Perfume in a Poem: In a Station of the Metro
Lisa Fong: Perfume in a Poem

Mandy Aftel: Perfume in a Poem

Mandy Aftel at her perfume organ

In a Station of the Metro

The apparition of these faces in the crowd;

Petals on a wet, black bough.

Ezra Pound

My base would be built around tonka absolute and costus.  Warm and sweet like caramel, tonka is the ultimate powdery note.   Costus, with its complicated aroma of a wet dog crossed with crushed violets,  retains the alchemical ability to transform every other essence.  To create a watery and shimmering base, I would dose heavily with costus to cause the other essences to give up their rough edges, like an apparition.

For the middle I would choose broom absolute with its honey rose-like aroma with a back note of hay and wood. To this I would add the rich and heavy aroma of dark coffee to create a dirty floral reminiscent of the "petals on a wet, black bough."

For the top I would focus on the precious sugi wood of Japan.  This light but rich wood has an aged and precious aroma.   I would balance this with the slightest hint of a very creamy but sweet and clean peppermint; using only enough to shed light on the faces in the crowd.


By Mandy Aftel   ----   aftelier.com


Editor's Note:

It is fitting that we begin this project with Mandy Aftel's evocative contribution, since it was with her Essence and Alchemy: A Natural History of Perfume that I began my exploration of perfumery as an art.  I have read it numerous times, owned several copies and have given many away to friends.  It is an exceptionally well-written book and is the single volume I most often recommend to friends who ask what my "perfume thing" is all about. 

Mandy With BooksAmong her many distinguished and critically acclaimed works of authorship, I especially love Scents and Sensibilities, a tiny book on crafting solid perfumes which holds much more inspiration than it would seem possible in such a small volume.  It makes a wonderful gift for anyone who's interested in perfume on any level. 

Also of particular importance to me is Aroma: The Magic of Essential Oils in Foods and Frangrance, which she co-authored with Daniel Patterson.  Aroma is a book to alternately savor and devour, and I'm doing just that.  It is filled with recipes for sublime perfumes (such as Cepe and Tuberose liquid perfume as well as Vanilla-Licorice solid perfume) and delicious dishes using ingredients such as black pepper essential oil, cepe (mushroom) absolute, and saffron absolute.  If you have any interest at all in the alchemy of aromatic cooking, this is a book for you.  You can purchase many of these absolutes and essential oils at Mandy's website, aftelier.com.

Mandy's perfume blends are legendary and have garnered a great deal of well-deserved praise in media such as The New York Times Style Magazine, Vogue, Bazaar, and Allure, to name just a few.  My personal favorite from her line is the dramatic and gorgeous Tango, a mesmerizing and truly original fragrance, which contains notes of "smoky ... roasted seashells and champaca; a heady floral with spice and honey notes."  Her Boronia solid perfume, smelling "like sunlight on the trees in the forest" is so beautiful I can't bring myself to wear it and use up the sample.  I know, that's bad, but her perfume is just that beautiful. I want to wear it and yet I don't want to be without it.  What a wonderful dilemma to have.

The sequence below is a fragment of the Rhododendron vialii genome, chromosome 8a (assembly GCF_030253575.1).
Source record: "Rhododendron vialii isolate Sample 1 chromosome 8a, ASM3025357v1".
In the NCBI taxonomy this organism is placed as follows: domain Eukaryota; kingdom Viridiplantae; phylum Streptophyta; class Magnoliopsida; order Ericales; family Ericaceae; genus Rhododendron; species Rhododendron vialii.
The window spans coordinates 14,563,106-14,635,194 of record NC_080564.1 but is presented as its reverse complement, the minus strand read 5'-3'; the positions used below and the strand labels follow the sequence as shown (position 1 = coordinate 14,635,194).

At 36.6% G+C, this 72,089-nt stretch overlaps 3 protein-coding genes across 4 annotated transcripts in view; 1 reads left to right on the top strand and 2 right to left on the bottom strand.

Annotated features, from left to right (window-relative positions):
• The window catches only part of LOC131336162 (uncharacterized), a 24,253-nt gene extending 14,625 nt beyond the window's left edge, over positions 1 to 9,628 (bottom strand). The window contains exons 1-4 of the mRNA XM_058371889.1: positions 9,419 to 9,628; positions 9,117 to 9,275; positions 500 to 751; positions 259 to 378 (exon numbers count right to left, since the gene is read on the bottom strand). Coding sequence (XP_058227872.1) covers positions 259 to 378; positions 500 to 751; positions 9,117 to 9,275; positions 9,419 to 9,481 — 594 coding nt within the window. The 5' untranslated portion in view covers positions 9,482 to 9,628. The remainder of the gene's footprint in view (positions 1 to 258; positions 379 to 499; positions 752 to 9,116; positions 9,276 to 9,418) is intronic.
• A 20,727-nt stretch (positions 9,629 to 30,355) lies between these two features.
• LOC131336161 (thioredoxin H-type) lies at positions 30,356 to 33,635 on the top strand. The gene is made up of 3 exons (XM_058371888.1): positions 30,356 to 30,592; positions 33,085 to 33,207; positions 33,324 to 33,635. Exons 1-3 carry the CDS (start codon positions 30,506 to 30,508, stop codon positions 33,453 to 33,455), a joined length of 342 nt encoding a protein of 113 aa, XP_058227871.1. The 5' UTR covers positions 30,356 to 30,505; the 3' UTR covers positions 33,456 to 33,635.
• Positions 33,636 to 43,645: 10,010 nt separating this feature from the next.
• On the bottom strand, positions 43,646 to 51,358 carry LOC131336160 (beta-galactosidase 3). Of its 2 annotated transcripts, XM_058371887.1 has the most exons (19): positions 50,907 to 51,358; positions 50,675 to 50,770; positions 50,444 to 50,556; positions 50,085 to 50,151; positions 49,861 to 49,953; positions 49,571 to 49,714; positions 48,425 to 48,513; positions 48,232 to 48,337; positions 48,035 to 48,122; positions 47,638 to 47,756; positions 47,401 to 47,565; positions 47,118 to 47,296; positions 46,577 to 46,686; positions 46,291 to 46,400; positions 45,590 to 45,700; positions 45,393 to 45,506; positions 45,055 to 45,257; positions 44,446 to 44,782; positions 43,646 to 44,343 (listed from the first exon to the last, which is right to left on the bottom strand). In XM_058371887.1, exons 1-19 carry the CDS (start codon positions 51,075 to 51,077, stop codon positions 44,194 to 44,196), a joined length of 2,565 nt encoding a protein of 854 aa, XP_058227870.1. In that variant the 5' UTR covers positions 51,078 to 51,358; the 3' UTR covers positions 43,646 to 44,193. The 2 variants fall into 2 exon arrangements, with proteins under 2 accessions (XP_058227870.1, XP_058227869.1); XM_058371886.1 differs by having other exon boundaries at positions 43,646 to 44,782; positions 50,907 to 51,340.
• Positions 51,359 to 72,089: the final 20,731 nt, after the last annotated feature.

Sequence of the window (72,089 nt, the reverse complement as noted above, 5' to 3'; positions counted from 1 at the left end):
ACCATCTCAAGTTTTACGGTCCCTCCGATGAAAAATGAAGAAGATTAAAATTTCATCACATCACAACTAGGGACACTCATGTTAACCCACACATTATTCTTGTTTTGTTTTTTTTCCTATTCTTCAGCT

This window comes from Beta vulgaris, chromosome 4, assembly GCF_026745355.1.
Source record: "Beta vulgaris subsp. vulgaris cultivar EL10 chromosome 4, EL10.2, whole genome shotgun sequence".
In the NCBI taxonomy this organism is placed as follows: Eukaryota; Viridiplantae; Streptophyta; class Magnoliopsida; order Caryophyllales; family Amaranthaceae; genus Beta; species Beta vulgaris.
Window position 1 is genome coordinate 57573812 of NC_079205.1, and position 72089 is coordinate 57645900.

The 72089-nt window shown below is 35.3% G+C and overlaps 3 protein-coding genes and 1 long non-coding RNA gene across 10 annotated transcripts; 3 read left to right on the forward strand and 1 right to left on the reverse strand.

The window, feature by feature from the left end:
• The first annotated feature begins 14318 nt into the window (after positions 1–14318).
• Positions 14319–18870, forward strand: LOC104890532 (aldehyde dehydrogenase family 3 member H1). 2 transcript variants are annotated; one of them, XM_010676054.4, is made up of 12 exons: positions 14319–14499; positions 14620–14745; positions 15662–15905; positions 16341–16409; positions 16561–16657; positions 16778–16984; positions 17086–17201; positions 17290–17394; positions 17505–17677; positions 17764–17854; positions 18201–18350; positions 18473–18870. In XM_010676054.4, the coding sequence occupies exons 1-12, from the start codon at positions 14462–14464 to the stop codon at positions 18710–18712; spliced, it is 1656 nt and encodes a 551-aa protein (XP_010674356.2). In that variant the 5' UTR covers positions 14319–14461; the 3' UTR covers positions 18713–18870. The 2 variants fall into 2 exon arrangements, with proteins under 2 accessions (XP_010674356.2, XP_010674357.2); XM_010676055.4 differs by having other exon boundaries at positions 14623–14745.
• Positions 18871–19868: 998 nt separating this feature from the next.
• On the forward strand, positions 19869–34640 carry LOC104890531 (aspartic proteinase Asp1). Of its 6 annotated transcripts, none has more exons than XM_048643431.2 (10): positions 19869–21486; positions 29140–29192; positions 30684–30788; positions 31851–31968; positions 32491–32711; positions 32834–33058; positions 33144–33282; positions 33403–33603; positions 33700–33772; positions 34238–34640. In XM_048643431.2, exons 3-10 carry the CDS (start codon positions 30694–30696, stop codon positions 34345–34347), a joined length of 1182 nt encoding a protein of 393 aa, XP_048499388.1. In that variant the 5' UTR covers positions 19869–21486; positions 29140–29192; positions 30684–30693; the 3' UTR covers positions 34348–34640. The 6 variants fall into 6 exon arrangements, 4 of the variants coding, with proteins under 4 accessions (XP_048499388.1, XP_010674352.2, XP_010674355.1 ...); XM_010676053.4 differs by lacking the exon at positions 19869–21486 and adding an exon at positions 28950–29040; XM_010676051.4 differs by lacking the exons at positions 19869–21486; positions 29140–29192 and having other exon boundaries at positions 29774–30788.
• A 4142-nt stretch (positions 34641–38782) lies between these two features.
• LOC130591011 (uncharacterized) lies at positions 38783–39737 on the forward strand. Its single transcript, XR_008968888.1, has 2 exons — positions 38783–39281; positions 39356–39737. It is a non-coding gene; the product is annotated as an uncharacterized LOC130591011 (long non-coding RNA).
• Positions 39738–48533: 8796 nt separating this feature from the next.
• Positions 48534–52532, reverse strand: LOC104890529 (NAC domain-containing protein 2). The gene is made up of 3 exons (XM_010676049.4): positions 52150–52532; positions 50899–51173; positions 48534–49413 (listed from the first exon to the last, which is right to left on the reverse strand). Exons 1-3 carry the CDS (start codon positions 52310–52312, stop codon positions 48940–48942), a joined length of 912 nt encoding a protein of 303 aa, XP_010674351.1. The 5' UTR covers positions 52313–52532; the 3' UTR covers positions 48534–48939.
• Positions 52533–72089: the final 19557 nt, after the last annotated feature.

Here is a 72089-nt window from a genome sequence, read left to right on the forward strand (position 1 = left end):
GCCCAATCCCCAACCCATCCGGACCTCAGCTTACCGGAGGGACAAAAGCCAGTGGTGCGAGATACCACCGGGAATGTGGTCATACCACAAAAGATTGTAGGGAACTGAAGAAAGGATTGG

Our exciting giveaway on March 31 (selected from the names of all those who contribute comments to the posts in this project) will include a sample of Mandy's newest release, Parfum Prive, which "smells like the night air in Hawaii -- redolent of sultry flowers, warmth and light. It almost shimmers. Created from the rarest and most costly essences: osmanthus, orange flower absolute, ambrette seed (a botanical musk) and the legendary ambergris. A limited edition."

Aftelier perfume organ
Mandy Aftel's perfume organ of natural essences

---
Metro Perfume GiveawayCredits:

All images in this post were provided by Mandy Aftel and are used with her permission.  Credit for the photo of the perfume organ is given to Joel Bernstein.  All quotes are from aftelier.com.


Comments are encouraged!  Please read the initial post in this series for the details on our extraordinary giveaway which will take place on March 31. 

Posts prior to 2015 first appeared on my previous website, memory & desire (memoryanddesire.net).

Comments

Feed You can follow this conversation by subscribing to the comment feed for this post.

Angi

Loved the way Mandy Aftel made me visualize her perfume creation step by step. The way she described it. Somehow I could sense the soft, sweet, sensual and exotic creation in my mind. Thanks for that moment to stop and sense it....would love to experience the real thing one day!
Mandy - your book "Essence and Alchemy" is such a wonderful and must book. I keep on reading and reading and never get tired, always learning.

And Heather, you are amazing for combining the beauty of perfume with poetry!

Therese S.

Thanks for your wonderful blog, which I appreciate as a poetry lover and would-be natural perfumer. I'd love to participate in the next project! Regarding perfumes that I feel are inspiringly "black," I would say:
* Tango by Mandy Aftel